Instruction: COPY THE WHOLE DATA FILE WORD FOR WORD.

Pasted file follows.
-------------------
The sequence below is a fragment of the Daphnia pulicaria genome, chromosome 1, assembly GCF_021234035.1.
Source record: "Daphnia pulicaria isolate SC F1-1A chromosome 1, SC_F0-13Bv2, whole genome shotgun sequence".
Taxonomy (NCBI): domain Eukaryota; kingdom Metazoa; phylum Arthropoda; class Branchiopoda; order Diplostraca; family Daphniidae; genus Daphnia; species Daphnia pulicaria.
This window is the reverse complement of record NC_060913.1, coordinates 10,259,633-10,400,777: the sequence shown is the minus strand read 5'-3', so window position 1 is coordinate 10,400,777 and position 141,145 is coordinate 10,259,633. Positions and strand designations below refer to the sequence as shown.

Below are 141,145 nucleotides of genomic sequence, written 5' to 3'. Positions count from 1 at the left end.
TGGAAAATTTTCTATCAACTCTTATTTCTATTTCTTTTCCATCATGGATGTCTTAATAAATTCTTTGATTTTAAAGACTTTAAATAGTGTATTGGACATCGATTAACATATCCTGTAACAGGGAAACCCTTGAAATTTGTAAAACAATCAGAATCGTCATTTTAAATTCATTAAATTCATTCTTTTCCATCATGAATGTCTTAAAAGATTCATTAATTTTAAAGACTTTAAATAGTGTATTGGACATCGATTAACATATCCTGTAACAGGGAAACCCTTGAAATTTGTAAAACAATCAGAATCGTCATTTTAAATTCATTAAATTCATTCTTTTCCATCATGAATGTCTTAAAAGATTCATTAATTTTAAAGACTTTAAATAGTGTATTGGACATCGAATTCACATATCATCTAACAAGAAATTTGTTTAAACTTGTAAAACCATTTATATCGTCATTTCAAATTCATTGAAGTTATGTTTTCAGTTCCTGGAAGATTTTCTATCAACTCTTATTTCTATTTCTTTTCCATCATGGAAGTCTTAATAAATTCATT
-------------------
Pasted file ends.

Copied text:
The sequence below is a fragment of the Daphnia pulicaria genome, chromosome 1, assembly GCF_021234035.1.
Source record: "Daphnia pulicaria isolate SC F1-1A chromosome 1, SC_F0-13Bv2, whole genome shotgun sequence".
Taxonomy (NCBI): domain Eukaryota; kingdom Metazoa; phylum Arthropoda; class Branchiopoda; order Diplostraca; family Daphniidae; genus Daphnia; species Daphnia pulicaria.
This window is the reverse complement of record NC_060913.1, coordinates 10,259,633-10,400,777: the sequence shown is the minus strand read 5'-3', so window position 1 is coordinate 10,400,777 and position 141,145 is coordinate 10,259,633. Positions and strand designations below refer to the sequence as shown.

Below are 141,145 nucleotides of genomic sequence, written 5' to 3'. Positions count from 1 at the left end.
TGGAAAATTTTCTATCAACTCTTATTTCTATTTCTTTTCCATCATGGATGTCTTAATAAATTCTTTGATTTTAAAGACTTTAAATAGTGTATTGGACATCGATTAACATATCCTGTAACAGGGAAACCCTTGAAATTTGTAAAACAATCAGAATCGTCATTTTAAATTCATTAAATTCATTCTTTTCCATCATGAATGTCTTAAAAGATTCATTAATTTTAAAGACTTTAAATAGTGTATTGGACATCGATTAACATATCCTGTAACAGGGAAACCCTTGAAATTTGTAAAACAATCAGAATCGTCATTTTAAATTCATTAAATTCATTCTTTTCCATCATGAATGTCTTAAAAGATTCATTAATTTTAAAGACTTTAAATAGTGTATTGGACATCGAATTCACATATCATCTAACAAGAAATTTGTTTAAACTTGTAAAACCATTTATATCGTCATTTCAAATTCATTGAAGTTATGTTTTCAGTTCCTGGAAGATTTTCTATCAACTCTTATTTCTATTTCTTTTCCATCATGGAAGTCTTAATAAATTCATT